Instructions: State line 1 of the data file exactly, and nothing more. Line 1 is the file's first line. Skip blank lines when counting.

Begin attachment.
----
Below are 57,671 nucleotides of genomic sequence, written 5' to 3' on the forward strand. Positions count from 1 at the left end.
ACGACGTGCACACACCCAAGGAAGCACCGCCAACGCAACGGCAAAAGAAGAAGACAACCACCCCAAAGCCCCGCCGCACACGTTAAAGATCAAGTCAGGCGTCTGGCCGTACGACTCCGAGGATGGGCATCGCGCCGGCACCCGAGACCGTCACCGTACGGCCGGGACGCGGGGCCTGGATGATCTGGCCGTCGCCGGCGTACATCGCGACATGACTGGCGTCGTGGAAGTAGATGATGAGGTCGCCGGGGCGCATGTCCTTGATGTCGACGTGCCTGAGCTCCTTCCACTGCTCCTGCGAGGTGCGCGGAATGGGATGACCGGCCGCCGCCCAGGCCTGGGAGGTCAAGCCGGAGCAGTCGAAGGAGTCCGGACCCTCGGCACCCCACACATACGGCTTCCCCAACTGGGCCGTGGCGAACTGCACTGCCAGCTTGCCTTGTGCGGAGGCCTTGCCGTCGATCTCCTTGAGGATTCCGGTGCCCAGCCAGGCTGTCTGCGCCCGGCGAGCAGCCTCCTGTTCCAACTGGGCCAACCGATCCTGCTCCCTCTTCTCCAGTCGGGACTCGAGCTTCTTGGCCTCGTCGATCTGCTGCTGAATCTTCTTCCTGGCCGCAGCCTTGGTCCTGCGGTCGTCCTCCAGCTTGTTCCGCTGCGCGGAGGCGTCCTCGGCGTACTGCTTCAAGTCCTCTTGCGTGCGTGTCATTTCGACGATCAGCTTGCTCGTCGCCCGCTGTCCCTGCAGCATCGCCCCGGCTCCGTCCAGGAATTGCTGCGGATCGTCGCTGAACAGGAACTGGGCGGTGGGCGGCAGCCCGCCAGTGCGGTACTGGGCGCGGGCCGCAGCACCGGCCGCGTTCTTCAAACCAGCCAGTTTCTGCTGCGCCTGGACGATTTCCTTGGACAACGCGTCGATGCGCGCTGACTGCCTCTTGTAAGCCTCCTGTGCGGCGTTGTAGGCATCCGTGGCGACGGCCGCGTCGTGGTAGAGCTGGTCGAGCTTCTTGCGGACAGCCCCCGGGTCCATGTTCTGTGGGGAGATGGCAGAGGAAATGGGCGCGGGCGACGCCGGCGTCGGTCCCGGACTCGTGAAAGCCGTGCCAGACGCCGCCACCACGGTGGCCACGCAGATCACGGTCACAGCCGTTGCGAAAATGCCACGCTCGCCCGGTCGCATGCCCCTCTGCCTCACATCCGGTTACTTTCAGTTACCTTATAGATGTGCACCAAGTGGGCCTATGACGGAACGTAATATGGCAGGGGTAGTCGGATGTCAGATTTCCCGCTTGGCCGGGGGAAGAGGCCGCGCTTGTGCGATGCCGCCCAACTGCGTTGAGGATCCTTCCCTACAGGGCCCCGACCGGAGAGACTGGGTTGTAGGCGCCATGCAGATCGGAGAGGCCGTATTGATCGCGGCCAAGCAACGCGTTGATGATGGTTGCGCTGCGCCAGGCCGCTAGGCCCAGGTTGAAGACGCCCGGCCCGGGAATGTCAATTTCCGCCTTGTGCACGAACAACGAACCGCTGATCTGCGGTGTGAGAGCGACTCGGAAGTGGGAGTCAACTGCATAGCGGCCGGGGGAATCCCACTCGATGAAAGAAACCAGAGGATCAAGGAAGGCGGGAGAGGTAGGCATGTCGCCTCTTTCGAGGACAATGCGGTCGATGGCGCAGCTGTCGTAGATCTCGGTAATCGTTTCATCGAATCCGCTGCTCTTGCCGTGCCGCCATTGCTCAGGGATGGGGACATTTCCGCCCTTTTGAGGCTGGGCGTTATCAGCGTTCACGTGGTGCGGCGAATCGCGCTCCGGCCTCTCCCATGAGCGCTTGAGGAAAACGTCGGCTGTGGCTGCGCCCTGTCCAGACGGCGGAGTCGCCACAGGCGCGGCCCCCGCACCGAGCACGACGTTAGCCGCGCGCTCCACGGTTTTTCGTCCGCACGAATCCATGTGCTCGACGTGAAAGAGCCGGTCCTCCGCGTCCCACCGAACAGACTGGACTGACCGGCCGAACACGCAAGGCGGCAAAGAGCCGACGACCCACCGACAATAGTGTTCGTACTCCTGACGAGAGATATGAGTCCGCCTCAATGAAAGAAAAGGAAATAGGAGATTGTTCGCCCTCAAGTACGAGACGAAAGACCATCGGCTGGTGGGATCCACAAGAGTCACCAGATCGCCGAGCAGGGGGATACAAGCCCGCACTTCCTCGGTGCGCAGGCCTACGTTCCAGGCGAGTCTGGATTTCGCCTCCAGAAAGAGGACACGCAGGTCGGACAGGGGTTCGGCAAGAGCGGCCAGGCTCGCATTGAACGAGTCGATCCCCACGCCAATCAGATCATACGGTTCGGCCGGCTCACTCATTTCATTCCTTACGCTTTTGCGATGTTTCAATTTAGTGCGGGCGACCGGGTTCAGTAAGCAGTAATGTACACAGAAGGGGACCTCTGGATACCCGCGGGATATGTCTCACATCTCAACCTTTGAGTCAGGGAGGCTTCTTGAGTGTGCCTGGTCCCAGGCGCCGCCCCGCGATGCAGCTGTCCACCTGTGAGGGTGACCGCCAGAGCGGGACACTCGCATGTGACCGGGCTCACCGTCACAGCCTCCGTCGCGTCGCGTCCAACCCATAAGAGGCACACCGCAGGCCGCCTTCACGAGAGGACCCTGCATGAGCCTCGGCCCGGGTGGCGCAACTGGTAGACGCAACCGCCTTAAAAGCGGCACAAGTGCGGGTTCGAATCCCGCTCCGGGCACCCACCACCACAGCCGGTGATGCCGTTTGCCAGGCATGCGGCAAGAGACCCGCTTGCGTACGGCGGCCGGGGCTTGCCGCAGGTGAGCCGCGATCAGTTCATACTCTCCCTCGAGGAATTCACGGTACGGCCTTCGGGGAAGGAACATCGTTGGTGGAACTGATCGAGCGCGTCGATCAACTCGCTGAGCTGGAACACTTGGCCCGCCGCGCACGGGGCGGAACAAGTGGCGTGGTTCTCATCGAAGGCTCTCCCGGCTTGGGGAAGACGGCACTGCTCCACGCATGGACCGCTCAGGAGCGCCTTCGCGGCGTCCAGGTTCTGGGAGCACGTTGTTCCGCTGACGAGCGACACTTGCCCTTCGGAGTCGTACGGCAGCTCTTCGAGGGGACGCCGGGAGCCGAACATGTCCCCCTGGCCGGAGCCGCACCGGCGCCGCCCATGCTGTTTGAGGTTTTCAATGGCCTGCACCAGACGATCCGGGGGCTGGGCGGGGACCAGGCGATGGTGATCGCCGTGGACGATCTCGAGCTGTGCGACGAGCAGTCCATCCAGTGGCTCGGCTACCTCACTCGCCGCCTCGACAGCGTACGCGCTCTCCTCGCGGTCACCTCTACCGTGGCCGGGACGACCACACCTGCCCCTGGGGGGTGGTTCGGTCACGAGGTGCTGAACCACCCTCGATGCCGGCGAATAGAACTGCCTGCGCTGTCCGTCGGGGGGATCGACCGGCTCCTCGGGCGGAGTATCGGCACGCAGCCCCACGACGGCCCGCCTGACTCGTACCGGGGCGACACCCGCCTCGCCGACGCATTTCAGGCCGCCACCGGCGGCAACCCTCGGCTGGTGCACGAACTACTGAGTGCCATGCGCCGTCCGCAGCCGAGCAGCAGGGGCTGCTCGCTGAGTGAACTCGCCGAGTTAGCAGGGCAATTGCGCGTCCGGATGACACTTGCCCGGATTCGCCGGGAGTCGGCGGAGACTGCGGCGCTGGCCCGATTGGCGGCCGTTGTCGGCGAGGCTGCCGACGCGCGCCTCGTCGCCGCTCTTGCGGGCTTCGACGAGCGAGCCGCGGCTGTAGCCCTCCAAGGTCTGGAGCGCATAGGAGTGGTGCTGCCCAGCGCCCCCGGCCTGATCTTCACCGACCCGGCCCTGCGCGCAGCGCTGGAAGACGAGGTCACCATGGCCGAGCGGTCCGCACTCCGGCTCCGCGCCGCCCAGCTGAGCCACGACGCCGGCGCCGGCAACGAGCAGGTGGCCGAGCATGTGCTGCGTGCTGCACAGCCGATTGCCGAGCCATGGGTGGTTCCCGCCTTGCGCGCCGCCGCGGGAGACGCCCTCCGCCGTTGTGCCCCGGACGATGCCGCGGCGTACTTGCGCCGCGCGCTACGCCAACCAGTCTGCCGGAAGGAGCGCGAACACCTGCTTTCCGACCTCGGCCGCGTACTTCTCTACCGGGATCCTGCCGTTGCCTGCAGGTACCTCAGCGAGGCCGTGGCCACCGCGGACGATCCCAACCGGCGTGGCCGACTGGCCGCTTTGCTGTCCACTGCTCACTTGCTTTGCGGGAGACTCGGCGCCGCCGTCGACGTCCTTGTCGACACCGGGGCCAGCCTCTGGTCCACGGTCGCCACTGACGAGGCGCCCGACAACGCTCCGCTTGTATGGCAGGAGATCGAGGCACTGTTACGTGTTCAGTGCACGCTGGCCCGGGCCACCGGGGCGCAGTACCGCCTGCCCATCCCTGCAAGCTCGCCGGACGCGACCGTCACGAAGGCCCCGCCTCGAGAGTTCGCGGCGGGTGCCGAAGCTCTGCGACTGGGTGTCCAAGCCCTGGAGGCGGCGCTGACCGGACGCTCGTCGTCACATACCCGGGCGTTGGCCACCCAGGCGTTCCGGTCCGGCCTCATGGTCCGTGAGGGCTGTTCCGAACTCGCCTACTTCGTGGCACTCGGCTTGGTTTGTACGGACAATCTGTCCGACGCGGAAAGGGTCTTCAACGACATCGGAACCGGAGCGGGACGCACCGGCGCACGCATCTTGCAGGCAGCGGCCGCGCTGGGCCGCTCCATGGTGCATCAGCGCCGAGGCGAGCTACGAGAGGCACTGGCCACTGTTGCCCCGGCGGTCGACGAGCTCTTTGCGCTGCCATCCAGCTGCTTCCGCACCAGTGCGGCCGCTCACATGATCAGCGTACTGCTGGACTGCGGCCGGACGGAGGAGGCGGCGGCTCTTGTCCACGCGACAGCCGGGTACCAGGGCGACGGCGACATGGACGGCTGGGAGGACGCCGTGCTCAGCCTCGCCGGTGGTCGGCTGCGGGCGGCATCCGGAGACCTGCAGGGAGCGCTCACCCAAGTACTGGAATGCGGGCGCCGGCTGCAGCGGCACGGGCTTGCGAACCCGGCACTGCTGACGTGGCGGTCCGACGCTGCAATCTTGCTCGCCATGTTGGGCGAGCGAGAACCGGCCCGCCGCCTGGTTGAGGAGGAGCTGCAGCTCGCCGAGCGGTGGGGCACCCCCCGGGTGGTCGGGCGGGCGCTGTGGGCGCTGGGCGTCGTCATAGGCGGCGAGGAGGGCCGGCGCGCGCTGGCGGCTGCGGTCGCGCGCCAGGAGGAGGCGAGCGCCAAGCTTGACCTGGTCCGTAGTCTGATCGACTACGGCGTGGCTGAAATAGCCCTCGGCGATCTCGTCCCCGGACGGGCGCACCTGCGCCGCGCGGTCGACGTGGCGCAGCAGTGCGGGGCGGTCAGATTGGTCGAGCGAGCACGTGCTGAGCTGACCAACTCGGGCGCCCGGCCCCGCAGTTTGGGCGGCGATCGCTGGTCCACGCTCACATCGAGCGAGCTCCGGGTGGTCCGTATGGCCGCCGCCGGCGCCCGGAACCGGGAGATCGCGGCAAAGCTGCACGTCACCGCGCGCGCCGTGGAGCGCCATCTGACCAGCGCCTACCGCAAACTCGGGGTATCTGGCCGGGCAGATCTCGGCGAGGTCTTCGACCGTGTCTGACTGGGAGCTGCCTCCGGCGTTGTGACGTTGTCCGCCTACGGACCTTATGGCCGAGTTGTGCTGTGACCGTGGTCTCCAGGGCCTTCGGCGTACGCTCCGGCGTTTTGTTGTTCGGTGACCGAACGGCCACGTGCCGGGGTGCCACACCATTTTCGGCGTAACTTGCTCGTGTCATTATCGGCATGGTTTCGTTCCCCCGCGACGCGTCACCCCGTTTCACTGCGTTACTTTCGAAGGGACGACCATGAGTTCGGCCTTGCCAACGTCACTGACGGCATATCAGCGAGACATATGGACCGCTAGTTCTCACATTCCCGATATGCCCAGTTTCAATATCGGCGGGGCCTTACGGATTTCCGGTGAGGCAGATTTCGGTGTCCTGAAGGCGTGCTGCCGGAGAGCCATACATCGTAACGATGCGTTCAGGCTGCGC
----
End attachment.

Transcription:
Below are 57,671 nucleotides of genomic sequence, written 5' to 3' on the forward strand. Positions count from 1 at the left end.